Planning the Sale Of Your Business
Selling your business is a resource, energy and time consuming exercise. The moment of exit is often unpredictable whether due to an unexpected opportunity or change in fortunes. This article is intended to provide business owners with a short overview of the process and some issues which are worth addressing before embarking on it. I have assumed that the business in question is incorporated and that the sale will be of the shares rather than the assets.
In general, the sale of a business involves agreeing the price and other headline terms, a process of due diligence conducted by the buyer with a view to getting as much clarity as possible on what they are acquiring and a formal share purchase agreement.
Once the deal has been agreed in principle, heads of terms will usually be prepared. As this document certainly ought to be expressly subject to contract, close attention will not always be paid to its drafting and legal advice is often not sought at this stage. However, this may prove to be a false economy as getting the right structure for the sale, from an accountancy, tax and legal perspective, can avoid mistakes and save time and expense further down the line.
All business sales will involve the buyer conducting financial, commercial and legal due diligence into every aspect of the business, including some you may not previously have given any thought to. In order to make that exercise as smooth as possible, you need to have your paperwork sorted and up to date. There are a number of issues and legal requirements which are regularly overlooked and its not just small companies which do so. The following, amongst others, often require some attention.
• Data Protection; ensure the company is registered as a data controller under the Data Protection Act 1988
• Employees; ensure all employees have been issued with written contracts which include the details prescribed by law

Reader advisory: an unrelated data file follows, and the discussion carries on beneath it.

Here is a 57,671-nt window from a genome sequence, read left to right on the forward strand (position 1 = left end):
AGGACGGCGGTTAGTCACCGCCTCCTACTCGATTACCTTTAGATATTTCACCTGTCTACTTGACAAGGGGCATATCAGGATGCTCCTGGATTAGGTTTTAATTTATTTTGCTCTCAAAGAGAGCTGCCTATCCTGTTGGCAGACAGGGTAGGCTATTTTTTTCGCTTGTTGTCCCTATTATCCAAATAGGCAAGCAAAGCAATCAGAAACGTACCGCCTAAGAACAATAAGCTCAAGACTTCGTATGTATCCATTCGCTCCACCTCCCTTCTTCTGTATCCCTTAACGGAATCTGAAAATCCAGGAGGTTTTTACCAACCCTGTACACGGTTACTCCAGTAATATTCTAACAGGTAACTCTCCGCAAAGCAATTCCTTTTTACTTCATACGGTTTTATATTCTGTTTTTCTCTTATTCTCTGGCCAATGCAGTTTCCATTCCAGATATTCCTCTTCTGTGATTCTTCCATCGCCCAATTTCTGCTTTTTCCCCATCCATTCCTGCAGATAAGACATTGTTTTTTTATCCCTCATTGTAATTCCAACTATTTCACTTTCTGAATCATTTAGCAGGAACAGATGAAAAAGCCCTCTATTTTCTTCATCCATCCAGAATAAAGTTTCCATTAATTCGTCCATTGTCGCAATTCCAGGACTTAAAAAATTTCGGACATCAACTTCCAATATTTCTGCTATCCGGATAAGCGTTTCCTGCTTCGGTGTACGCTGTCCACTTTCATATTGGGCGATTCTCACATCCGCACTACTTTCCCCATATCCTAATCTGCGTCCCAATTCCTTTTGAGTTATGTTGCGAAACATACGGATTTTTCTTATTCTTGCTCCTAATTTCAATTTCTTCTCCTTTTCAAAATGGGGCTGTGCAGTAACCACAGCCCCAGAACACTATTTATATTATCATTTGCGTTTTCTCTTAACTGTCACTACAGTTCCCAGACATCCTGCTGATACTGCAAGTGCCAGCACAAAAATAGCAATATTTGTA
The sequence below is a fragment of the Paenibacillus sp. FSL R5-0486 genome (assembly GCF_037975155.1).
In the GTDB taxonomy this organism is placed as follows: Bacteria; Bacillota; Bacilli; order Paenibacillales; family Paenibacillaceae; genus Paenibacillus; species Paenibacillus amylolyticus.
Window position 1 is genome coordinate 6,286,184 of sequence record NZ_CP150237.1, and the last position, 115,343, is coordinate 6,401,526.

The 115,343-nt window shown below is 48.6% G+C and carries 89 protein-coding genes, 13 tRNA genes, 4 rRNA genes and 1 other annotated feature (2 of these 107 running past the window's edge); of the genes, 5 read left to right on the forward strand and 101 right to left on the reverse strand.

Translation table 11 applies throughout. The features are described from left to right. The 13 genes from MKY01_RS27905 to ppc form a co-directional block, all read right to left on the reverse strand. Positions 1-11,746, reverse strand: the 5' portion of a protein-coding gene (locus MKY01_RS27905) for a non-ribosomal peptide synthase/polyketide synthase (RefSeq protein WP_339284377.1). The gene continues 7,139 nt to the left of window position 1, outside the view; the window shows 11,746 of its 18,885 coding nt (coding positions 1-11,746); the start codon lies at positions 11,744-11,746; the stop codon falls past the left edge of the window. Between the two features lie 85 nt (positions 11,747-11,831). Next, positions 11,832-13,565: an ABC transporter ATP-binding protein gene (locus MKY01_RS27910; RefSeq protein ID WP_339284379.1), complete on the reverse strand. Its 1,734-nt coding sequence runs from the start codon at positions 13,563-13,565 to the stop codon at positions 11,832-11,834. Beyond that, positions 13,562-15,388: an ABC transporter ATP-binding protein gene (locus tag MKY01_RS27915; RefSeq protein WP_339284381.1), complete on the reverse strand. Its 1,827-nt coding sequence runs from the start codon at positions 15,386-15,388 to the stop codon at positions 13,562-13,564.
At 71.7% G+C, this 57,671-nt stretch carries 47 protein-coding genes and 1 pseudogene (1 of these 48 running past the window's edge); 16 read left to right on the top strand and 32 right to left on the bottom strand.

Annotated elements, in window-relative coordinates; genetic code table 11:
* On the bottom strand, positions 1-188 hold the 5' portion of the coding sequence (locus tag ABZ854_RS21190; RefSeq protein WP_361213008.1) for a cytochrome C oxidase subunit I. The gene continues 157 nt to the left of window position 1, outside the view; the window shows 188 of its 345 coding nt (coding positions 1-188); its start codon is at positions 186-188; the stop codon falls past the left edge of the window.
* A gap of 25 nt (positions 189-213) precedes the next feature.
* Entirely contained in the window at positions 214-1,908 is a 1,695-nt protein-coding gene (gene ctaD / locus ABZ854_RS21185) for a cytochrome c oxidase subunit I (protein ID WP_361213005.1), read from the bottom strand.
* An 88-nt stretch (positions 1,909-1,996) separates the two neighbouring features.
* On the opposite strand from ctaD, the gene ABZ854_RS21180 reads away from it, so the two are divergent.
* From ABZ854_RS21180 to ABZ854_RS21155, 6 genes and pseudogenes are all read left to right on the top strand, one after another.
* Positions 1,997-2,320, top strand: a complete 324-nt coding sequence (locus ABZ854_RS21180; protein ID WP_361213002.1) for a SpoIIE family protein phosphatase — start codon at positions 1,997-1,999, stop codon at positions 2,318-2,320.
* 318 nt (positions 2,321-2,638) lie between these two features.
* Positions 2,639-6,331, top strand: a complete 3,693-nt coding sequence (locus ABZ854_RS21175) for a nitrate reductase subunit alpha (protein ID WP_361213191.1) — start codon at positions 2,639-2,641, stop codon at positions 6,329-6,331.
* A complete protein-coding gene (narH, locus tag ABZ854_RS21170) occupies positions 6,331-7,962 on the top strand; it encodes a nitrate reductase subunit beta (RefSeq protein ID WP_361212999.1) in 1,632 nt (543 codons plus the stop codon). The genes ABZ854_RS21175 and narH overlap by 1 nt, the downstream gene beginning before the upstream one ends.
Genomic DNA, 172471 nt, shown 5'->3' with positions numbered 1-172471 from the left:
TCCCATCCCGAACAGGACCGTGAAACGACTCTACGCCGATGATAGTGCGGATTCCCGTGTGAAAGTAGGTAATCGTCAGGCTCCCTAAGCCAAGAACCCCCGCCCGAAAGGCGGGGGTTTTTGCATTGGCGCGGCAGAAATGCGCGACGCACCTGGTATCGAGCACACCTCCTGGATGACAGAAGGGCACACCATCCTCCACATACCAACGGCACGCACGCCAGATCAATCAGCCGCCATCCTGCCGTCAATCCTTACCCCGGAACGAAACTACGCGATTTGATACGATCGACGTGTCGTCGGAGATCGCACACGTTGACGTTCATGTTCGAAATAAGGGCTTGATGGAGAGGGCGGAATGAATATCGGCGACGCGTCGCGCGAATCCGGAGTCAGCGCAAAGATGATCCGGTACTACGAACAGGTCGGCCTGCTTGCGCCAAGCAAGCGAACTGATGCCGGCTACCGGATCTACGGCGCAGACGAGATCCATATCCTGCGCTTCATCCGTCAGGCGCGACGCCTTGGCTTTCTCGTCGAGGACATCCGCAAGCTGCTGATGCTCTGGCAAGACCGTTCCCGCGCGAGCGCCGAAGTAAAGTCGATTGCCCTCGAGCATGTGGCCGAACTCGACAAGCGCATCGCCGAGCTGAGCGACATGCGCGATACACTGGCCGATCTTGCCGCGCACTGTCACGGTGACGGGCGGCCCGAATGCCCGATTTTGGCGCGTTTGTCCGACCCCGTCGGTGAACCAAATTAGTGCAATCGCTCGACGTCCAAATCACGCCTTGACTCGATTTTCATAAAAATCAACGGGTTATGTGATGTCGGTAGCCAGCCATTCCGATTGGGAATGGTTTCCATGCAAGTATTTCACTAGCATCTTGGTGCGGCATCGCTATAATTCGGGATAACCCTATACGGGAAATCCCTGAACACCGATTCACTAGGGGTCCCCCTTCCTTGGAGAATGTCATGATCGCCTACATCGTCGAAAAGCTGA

• Self employed contractors; identify all individuals who you consider to be self employed and ensure you have contractual documentation in place with them which reflects this
• Contracts; ensure you have written concluded contracts with all suppliers and customers – an email exchange may be sufficient so long as this provides certainty as to all the agreed contractual terms
• Intellectual property rights; identify who owns the rights in your website and marketing material and the software you use to run this business – don’t assume its yours simply because you paid for the work; you will still need a licence or assignment if a third party was involved
The formal share purchase agreement which gives effect to the sale will be shaped by the heads of terms and due diligence investigations. It will usually include extensive warranties and indemnities as well as a tax covenant. Whether you are the seller or buyer of the business, great care needs to be taken to ensure your position is sensibly protected.
For further confidential advice, contact Claire Ingleby at mb LAW, e-mail email@example.com
Please note this information is for general guidance only and is not intended to be a substitute for specific legal advice.